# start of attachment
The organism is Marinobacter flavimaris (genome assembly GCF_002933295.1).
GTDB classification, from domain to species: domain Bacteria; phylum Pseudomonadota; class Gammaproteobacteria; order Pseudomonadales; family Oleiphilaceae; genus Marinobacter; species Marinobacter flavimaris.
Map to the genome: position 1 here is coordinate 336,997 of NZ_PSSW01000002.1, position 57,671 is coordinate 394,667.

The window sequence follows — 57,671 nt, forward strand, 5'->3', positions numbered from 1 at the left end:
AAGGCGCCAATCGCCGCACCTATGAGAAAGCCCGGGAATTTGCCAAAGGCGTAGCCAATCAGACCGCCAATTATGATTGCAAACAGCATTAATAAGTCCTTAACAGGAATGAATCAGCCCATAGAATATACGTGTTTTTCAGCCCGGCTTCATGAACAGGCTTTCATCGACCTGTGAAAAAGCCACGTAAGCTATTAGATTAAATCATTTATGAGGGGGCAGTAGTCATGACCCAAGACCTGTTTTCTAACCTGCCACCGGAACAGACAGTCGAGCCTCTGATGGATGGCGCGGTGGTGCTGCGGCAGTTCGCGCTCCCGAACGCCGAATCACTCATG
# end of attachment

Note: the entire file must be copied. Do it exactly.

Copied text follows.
The organism is Marinobacter flavimaris (genome assembly GCF_002933295.1).
GTDB classification, from domain to species: domain Bacteria; phylum Pseudomonadota; class Gammaproteobacteria; order Pseudomonadales; family Oleiphilaceae; genus Marinobacter; species Marinobacter flavimaris.
Map to the genome: position 1 here is coordinate 336,997 of NZ_PSSW01000002.1, position 57,671 is coordinate 394,667.

The window sequence follows — 57,671 nt, forward strand, 5'->3', positions numbered from 1 at the left end:
AAGGCGCCAATCGCCGCACCTATGAGAAAGCCCGGGAATTTGCCAAAGGCGTAGCCAATCAGACCGCCAATTATGATTGCAAACAGCATTAATAAGTCCTTAACAGGAATGAATCAGCCCATAGAATATACGTGTTTTTCAGCCCGGCTTCATGAACAGGCTTTCATCGACCTGTGAAAAAGCCACGTAAGCTATTAGATTAAATCATTTATGAGGGGGCAGTAGTCATGACCCAAGACCTGTTTTCTAACCTGCCACCGGAACAGACAGTCGAGCCTCTGATGGATGGCGCGGTGGTGCTGCGGCAGTTCGCGCTCCCGAACGCCGAATCACTCATG